The New Glasgow Town Hall is in the heart of the downtown and is the centre of municipal operations and location of all Town Council meetings. Situated at 111 Provost Street, this municipally designated heritage site houses offices for the Mayor, CAO, Corporate Services (Finance) and Marketing & Communications. Council Chambers is located on the second floor as well as the Committee Room, which is used for numerous committee meetings. The Town Hall is also host to civic receptions and special events throughout the year, providing a backdrop that is imbued with history. The main office is where much of the front-end business of the municipality takes place; residents can inquire in-person about municipal services, by-laws, policies, taxes or transact their water or tax bills.
This building, erected in 1884, was the first of the new national series built in Nova Scotia and was constructed when Adam Carr Bell was the town’s first mayor. It was commissioned by Canada’s first Prime Minister, Sir John A. MacDonald, as one of a series of Post Offices and Custom Houses to be built across Canada. The post office project established 78 buildings across the nation, each becoming the physical cornerstone of their communities. rotate4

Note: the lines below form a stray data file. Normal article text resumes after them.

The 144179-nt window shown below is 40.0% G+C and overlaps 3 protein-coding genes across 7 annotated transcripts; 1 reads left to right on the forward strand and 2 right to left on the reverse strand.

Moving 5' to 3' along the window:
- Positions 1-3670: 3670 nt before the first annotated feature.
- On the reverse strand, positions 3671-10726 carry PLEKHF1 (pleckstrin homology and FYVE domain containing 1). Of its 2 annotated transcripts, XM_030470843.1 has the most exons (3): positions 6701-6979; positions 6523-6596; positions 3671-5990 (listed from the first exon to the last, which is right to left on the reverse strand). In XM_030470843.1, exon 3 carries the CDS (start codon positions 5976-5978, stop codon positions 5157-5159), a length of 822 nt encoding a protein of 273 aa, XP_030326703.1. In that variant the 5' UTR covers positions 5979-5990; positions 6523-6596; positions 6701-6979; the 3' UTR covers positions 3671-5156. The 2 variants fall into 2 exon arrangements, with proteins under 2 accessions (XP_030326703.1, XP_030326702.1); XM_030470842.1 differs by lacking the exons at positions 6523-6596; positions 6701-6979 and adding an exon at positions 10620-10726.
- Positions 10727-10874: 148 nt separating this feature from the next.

Thomas Fuller, Canada’s chief architect, designed this building. The “Fuller style”, which came to be synonymous with adjectives like grand, impressive and dominating, is very much on display in the New Glasgow building.Builder Donald Grant was at the peak of his career when he built the former New Glasgow Post Office and is known to have constructed numerous churches across Nova Scotia. rotate3
The Town Hall is constructed of red and beige sandstone and ironstone. It is a mixture of Second Empire and Romanesque architectural styles. Until about 1960, this building operated as the Town’s Post Office and Customs Office and for a short time, the courthouse. The Town of New Glasgow bought the building after the old Town Hall was severely damaged by fire in 1957. The New Glasgow Town Hall remains the most statuesque building in the Downtown core. rotate1

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